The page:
Annette Gordon-Reed: I did a biography of people who were largely unknown, though connected to a famous person: The Hemingses of Monticello. There is no question that we need to know the stories of lesser-known individuals because those types of works give you a different perspective on a given historical period. The person in a biography is of interest, but the story of the times the person lived in is what makes the biography really successful. It can’t just be, “And then she did this. And then she did that.” The difficulty, naturally, is the relative absence of source material for obscure people. Such people do not often have a lot of documentation of their lives. So, it’s hard to do. But it is not impossible in all cases.

Growthpolicy.org: You are both a noted legal scholar and a historian of the long eighteenth century. According to you, in what critical areas does the United States Constitution need changes in the twenty-first century that the eighteenth-century framers could not possibly have envisioned?

Annette Gordon-Reed: This is a very broad question, but I think the Constitution should focus more explicitly on social and economic rights. The eighteenth-century gentleman’s notion that “we” (and they had themselves in mind) all start from, more or less, the same place and are operating on a level playing field in which political liberty was all that mattered, is not enough, I don’t think. On another front, we now know that many things we took for granted as part of the system were just customs. Perhaps some of those customs should be embedded in the constitutional order.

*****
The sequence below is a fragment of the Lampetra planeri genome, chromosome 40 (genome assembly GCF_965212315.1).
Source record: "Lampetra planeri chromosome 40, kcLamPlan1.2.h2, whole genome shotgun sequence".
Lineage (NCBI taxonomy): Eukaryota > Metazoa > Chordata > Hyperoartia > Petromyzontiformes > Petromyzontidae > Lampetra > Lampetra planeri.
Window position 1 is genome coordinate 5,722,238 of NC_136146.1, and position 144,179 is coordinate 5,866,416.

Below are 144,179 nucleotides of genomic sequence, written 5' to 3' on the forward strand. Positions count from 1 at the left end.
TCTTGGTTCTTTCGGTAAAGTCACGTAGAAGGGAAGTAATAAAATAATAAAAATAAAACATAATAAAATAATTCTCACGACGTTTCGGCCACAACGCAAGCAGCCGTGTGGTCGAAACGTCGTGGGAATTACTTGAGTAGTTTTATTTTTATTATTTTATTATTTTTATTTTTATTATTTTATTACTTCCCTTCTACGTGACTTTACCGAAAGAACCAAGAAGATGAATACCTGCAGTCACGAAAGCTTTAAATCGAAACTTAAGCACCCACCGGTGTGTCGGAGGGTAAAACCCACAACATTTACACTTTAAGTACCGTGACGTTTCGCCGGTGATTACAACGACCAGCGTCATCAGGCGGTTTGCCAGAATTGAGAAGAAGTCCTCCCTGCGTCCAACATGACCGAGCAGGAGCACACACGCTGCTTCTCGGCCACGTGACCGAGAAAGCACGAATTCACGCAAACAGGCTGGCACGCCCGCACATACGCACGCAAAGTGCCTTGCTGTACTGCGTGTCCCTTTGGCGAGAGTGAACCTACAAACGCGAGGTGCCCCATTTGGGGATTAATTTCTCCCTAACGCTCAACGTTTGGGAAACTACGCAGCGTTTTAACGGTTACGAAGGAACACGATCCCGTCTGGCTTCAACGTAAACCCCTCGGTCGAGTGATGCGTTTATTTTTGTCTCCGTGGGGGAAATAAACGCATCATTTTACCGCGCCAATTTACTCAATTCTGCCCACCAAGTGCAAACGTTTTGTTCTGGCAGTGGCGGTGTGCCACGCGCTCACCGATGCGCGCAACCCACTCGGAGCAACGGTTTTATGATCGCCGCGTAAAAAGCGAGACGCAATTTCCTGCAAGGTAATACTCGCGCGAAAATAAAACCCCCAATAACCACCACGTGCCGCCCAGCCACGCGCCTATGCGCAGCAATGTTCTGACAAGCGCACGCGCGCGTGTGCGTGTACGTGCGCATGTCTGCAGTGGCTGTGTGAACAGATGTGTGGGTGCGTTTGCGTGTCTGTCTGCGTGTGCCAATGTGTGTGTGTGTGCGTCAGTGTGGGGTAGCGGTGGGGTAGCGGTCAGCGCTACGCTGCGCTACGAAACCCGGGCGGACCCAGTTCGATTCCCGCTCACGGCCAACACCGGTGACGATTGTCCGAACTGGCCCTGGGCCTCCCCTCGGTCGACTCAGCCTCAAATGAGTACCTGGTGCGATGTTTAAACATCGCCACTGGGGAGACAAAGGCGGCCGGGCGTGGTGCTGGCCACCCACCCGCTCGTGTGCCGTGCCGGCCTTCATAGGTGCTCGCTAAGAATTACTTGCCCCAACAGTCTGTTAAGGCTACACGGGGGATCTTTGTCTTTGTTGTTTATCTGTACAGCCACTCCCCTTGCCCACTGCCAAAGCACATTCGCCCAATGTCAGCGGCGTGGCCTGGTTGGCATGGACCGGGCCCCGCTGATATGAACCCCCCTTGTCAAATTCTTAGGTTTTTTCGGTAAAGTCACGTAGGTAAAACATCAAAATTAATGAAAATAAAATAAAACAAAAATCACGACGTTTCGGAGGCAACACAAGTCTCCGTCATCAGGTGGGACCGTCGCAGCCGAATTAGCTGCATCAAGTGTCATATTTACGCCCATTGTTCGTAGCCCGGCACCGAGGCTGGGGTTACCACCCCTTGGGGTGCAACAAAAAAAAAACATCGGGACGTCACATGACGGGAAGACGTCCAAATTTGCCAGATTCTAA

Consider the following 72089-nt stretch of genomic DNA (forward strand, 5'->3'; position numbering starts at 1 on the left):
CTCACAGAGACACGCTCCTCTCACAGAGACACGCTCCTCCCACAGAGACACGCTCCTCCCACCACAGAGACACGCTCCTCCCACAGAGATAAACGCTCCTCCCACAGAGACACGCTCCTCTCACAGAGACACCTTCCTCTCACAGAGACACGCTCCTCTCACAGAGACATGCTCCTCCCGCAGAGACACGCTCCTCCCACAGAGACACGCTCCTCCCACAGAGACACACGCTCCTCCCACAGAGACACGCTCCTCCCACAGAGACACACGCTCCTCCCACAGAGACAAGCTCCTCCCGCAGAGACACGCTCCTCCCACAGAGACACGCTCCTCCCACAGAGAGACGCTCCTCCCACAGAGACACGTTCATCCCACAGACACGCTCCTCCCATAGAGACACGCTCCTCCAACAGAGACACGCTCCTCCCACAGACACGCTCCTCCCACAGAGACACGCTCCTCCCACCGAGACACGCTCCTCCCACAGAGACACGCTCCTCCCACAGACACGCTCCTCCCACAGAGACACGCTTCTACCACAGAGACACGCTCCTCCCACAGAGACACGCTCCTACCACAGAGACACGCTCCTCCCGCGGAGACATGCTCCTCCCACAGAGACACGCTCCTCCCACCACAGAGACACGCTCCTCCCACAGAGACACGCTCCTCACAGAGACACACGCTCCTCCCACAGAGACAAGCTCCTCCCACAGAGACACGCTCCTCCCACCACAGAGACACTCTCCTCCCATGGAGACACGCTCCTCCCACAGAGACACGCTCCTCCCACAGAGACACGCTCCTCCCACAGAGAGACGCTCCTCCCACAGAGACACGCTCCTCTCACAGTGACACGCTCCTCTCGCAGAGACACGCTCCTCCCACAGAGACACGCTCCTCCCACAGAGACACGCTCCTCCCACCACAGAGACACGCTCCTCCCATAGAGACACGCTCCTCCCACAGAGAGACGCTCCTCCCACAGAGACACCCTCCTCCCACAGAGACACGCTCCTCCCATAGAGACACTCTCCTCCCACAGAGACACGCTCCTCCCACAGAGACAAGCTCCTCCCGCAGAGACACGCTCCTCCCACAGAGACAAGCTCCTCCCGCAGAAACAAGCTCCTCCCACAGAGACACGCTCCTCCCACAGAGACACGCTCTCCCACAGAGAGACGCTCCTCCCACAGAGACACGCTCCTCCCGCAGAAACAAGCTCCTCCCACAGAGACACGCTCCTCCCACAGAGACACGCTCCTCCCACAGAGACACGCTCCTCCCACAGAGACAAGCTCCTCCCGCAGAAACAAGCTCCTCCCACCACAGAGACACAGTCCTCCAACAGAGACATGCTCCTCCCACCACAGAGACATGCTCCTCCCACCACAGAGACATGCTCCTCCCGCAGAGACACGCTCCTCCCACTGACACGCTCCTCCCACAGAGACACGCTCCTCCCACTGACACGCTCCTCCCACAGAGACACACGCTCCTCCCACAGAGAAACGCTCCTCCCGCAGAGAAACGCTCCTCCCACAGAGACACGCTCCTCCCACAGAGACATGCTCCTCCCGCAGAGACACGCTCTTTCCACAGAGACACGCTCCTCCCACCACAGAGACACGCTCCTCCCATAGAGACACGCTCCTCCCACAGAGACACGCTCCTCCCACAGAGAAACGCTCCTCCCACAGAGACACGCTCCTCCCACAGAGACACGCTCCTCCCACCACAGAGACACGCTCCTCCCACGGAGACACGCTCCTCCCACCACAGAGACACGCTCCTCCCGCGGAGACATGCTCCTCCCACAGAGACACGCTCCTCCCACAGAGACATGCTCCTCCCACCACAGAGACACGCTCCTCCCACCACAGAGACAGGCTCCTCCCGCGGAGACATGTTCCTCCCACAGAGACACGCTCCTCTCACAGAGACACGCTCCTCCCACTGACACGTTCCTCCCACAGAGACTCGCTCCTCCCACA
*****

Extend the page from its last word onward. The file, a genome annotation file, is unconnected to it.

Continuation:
Growthpolicy.org: This website, Growthpolicy.org, focuses on economic growth policy issues. Economic growth cannot be divorced from issues of racial inequality. In an essay titled “Charlottesville: Why Jefferson Matters,” you write: “[H]ow do we continue in the face of depressing realities to allow ourselves to hold fast to the importance of having aspirations, and recognize that the pursuit of high ideals—even if carried out imperfectly—offers the only real chance of bringing forth good in the world?” In what ways can more enlightened policy making, or “the pursuit of high ideals,” to use your words, bridge the gap between economic inequality and racial inequality?

Annette Gordon-Reed: That is very tough, [but] if I had the answers … First, I think the country has to come to grips in some way with the true history and continuing legacy of the way race has been used throughout our history. We have a problem in that area that I’m not confident we can truly overcome. People of color are not seen, by many of their fellow Americans, as true parts of the American community. As a result, there is a disinclination to support public institutions that serve people of color along with whites. Our history tells us we can make progress on that front, but whether we have reached the limits on that, I cannot say.